Even the best kids/teens have different struggles. Very few are as sheltered as previous generations. Even those who don't have outside media in their home, don't have smartphones still see more today than 20 or 40 years ago. Go to any grocery store or pharmacy, ride the bus- just seeing tattoos, piercings, couples of the same gender kissing, see magazines or newspaper covers, hear the radio in a taxi... We aren't in the 1950s! It is the reality that we live in and schools need to address it.
We have teens with addictions. Many that are hidden, from "good families". How many more overdoses do we need?!? How many more kids with paralyzingly anxiety, depression?? Or eating disorders. Or suicidal tendencies.
Yes. We had a older teenager in our community who overdosed and died in the last year. The family was not a "troubled" one, went to run of the mill, normal schools. One of the high schools, where a sibling went to, refused to have a "parents night" to offer education and support. Because of course it doesn't happen. But it does! Parents may not know who to turn to when their sons and daughters start asking questions. They might be scared to tell the principal that their kids have questions. So the school should bring it up. Definitely to the parents. Advice on who goes to a funeral, shiva visit, warning signs to seek more help.... The only way we can prevent more tragedies is by being aware and seeking help. That kid needed help. Siblings need help. Friends and friends of siblings-- they all need some help!

Yeah, a friendly principal is nice. But we need ones who are aware, educated, and not afraid to have real licensed therapists on staff and definitely to consult!!
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amother




Mint
 

Post  Sun, Jul 26 2020, 12:42 am
amother [ Brunette ] wrote:
Listening. A principal that listens to both the students and the parents. Not necessarily agreeing, but making the students and parents feel heard.


This. It's the main thing.

And please don't listen to lashon hara when accepting girls.
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amother




Seagreen
 

Post  Sun, Jul 26 2020, 1:34 am
Not specific to girls but knows each kid by name, is knowledgable about how each one is doing school-wise, is approachable yet respected by the kids, awesome at administrating, talks about non important things with the students daily, shmoozes, takes students and parents opinions and feelings as legitimate views to consider.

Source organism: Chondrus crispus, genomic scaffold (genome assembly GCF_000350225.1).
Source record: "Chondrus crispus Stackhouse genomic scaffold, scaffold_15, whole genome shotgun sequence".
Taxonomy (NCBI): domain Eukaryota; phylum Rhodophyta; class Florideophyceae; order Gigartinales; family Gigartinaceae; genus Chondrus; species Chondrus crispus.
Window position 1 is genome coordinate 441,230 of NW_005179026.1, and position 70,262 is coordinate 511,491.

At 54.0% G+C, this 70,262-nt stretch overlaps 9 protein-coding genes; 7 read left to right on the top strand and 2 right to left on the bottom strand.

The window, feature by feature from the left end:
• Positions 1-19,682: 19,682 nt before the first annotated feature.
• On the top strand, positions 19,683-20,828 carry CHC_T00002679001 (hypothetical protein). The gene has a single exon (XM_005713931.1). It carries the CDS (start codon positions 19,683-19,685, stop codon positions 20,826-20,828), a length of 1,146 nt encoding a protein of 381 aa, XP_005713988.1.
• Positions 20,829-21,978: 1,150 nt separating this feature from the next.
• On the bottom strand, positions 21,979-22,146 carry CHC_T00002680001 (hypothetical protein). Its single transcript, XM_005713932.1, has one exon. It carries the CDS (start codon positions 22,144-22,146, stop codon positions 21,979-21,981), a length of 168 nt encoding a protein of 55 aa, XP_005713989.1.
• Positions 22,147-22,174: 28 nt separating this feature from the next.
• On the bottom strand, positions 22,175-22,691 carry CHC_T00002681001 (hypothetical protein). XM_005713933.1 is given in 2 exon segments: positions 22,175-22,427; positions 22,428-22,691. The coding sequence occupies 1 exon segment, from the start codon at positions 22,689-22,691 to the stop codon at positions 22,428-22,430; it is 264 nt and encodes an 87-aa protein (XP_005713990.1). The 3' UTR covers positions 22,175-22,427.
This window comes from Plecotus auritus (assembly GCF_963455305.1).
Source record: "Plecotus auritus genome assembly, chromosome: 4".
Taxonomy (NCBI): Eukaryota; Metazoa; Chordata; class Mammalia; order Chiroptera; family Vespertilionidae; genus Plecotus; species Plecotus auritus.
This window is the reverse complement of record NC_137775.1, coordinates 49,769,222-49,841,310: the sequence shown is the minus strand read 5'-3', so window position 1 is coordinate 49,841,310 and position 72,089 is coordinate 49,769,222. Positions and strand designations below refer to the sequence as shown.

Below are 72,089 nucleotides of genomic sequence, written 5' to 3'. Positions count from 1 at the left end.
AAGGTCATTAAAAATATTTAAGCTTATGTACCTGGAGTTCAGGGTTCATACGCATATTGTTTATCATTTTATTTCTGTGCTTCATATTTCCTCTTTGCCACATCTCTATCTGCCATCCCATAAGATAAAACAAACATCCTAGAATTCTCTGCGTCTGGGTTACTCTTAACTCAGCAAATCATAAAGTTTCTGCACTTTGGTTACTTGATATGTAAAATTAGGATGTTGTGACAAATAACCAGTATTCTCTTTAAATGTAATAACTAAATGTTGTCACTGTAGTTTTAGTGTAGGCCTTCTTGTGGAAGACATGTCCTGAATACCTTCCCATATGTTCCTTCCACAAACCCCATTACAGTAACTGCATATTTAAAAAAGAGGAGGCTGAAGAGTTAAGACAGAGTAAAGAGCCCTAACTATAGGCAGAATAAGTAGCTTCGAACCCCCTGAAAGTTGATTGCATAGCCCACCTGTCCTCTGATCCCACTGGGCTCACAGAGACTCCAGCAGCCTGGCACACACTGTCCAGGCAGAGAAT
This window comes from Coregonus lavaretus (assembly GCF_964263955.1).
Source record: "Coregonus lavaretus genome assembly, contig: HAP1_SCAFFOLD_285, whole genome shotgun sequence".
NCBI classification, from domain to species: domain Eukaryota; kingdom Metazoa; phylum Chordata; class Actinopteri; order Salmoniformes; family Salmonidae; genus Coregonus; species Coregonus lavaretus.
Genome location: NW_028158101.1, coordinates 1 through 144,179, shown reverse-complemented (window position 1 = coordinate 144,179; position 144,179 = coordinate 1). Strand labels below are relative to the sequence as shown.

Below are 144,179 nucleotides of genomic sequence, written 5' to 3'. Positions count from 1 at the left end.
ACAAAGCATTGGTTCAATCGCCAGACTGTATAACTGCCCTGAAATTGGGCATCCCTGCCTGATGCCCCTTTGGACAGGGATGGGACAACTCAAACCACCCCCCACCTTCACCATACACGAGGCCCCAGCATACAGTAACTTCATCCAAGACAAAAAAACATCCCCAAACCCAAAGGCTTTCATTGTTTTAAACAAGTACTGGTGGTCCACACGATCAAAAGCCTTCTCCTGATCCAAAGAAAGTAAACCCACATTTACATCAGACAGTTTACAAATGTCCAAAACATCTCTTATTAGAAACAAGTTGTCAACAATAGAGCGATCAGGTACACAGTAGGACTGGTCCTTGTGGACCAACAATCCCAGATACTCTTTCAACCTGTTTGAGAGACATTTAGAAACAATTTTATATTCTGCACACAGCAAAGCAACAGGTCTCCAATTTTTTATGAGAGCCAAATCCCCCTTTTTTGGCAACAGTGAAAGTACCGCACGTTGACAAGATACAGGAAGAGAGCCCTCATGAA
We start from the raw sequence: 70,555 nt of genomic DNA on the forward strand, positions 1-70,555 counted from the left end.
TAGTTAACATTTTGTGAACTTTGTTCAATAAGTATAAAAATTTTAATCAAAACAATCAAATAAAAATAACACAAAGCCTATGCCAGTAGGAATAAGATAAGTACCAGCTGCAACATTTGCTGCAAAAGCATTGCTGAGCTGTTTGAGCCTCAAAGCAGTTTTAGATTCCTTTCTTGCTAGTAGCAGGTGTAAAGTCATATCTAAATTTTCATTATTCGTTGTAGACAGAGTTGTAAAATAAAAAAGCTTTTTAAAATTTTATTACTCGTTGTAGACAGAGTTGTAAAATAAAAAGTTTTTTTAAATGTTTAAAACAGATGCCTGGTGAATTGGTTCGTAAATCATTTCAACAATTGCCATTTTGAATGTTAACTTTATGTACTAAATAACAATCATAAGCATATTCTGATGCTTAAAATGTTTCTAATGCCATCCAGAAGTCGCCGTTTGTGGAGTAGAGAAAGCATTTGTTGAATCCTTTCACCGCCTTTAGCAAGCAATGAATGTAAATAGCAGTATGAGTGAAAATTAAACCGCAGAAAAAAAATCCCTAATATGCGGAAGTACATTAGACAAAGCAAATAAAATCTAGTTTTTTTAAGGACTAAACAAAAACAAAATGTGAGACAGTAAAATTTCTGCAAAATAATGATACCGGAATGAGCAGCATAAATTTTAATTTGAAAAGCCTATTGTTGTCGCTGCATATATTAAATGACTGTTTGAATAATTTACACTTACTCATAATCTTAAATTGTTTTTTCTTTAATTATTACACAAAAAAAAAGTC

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ShishKabob




 
 
 
 

Post  Sun, Jul 26 2020, 5:29 am
amother [ Seagreen ] wrote:
Not specific to girls but knows each kid by name, is knowledgable about how each one is doing school-wise, is approachable yet respected by the kids, awesome at administrating, talks about non important things with the students daily, shmoozes, takes students and parents opinions and feelings as legitimate views to consider.
This! wow so well put!
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amother




Firebrick
 

Post  Sun, Jul 26 2020, 5:33 am
The best high school principal I dealt with was one who truly practiced "chanoch Lanar al pi darko"
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amother




Aqua
 

Post  Sun, Jul 26 2020, 6:35 am
One who doesn't go by 'the books' or 'the rules'
One who can see students and their mothers as 'people' with individual lives

One who doesn't create systems for the few who seek to break rules
but rather deals with the 'one off' rule breaker individually
and allows for others to retain their autonomy

One who really knows what the goals are for her students
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amother




Lemon
 

Post  Sun, Jul 26 2020, 6:41 am
As someone who has taught high school, back your teachers, guide them, give them resources. Have very clear rules for students-it makes every one feel safe. Know what the school stands for and don't bend to every parent. Be confudent in what the school has to offer.
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amother




Seagreen
 

Post  Sun, Jul 26 2020, 7:47 am
ShishKabob wrote:
This! wow so well put!


Thanks , credit is not mine, am literally describing one of my dc's. He is very well loved by staff, students & parents & extremely successful in his job.